I met with the autonomic specialist consultant on the 26th July, and even though not all the tests have been done yet, and some results from January haven’t been written up yet, it is believed that the balance tests will explain some of my unresolved problems. Thus, my balance tests will hopefully lead to a treatment that’ll increase my quality of life.
The specialist I saw on the 26th July told me that the balance tests (and exercise stress test I’m waiting for a referral for) could finally reveal the reason for all my other symptoms. So it should explain why I’m dizzy all the time, how I can lose my balance, struggle to walk straight, and how even walking can trigger travel sickness. It should also explain why I find it impossible to work out due to the dizziness vamping up to the point I can lose the ability to move due to complete and total muscle weakness.
It also means that I might finally be given medication that’ll help manage these symptoms at last, which will be a total game-changer for me if so.
My preparation for my balance test said I had to go to my GP to get my ears checked. Which I did, but they said they didn’t do ear syringing anymore due to cost-cutting by the NHS.
The GP told me I had 20% blockage in my right ear and 80% in my left. Thus, GP recommended putting olive oil in my ears to help remove the blockage.
Two days before my balance test, I decided to use the olive oil to unblock my ears. This ended up making quite a mess. My table got oil all over it, even though my head was horizontal so the oil would stay in my ear. I miss judged how much to pour in. Which meant oil ran all down my face, neck, and chest. Plus, my hands were also covered in oil as well. I made a right pig’s dinner of it.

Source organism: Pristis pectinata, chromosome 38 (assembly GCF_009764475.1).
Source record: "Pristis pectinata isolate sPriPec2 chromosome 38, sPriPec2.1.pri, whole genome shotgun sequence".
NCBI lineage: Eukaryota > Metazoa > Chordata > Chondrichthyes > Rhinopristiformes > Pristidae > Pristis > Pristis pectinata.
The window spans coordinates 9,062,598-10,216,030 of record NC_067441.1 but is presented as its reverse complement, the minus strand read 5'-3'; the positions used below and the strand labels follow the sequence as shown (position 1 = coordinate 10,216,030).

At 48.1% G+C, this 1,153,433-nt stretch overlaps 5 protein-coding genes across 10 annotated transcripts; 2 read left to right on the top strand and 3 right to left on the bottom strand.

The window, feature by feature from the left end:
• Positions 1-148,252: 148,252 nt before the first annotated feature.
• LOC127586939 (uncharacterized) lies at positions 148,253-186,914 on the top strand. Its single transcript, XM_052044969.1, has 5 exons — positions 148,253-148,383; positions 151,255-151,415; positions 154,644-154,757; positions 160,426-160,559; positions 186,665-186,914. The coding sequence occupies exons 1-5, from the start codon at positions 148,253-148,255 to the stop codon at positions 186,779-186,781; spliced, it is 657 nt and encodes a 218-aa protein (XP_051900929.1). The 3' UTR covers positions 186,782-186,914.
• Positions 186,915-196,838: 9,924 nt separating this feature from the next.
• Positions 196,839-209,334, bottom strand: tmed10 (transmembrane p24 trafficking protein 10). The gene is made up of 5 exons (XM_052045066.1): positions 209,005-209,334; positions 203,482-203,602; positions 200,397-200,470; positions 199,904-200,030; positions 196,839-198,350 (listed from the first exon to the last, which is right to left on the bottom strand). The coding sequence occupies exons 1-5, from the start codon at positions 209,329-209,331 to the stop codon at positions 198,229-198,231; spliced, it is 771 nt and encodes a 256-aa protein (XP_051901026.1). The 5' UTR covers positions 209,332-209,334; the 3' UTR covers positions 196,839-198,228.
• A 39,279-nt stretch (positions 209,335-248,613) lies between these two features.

Getting the oil out afterwards was no easy task, either. Leakage kept happening for a while afterwards. It didn’t help improve my blocked ears either, and it left my left ear slightly blocked for a few days afterwards. Everything was muffled, it was really annoying.
Part 1 Of The Balance Tests
As part of the first test, I had to give a detailed background of my issues, which included how scrolling on my phone, how things moving around me like a train passing on the train platform, and how pattern carpets I’m walking across can all make my dizziness worse.
Then they performed some eye tests. I had to read some numbers off of an object. Then I had to follow the finger of the person examining me, then switching between looking at a finger on each of their hands as they raised them one at a time.
After that, they followed it with a neck and jaw test. Jerking my head around, getting me to turn my head to either side as far as possible. Then getting me to open my mouth, stick my tongue out, say awwww, moving my chin to my chest, and then having the examiner push up against my chin.
The first set of tests were weirdly intimate, having to stare at the person’s nose or ear whilst their head is less than a foot away staring into my eyes. All so they could see how my eyes reacted to the various tests.
I couldn’t help but feel during the first tests that I didn’t seem bad enough. Like the tests weren’t showing anything for them.
After the first set of tests were done, they gave me an iPad to answer a series of questionnaires. This made me feel less like I’m faking it because I’m not. A lot of the questions lined up with how my issues actually affect me, so that was reassuring.
I had to put off finishing the questionnaires because they were ready for me to do the second set of tests. Thus, I finished the questionnaires after the second set of tests as I waited for the third set.
Part 2 Of The Balance Tests
This test was pretty simple, it was just a blood pressure test. They took a blood pressure test as I was, then they made me lie down for 10 minutes before taking a second blood pressure test. Lastly, they got me to stand up for a minute and then took the last blood pressure test.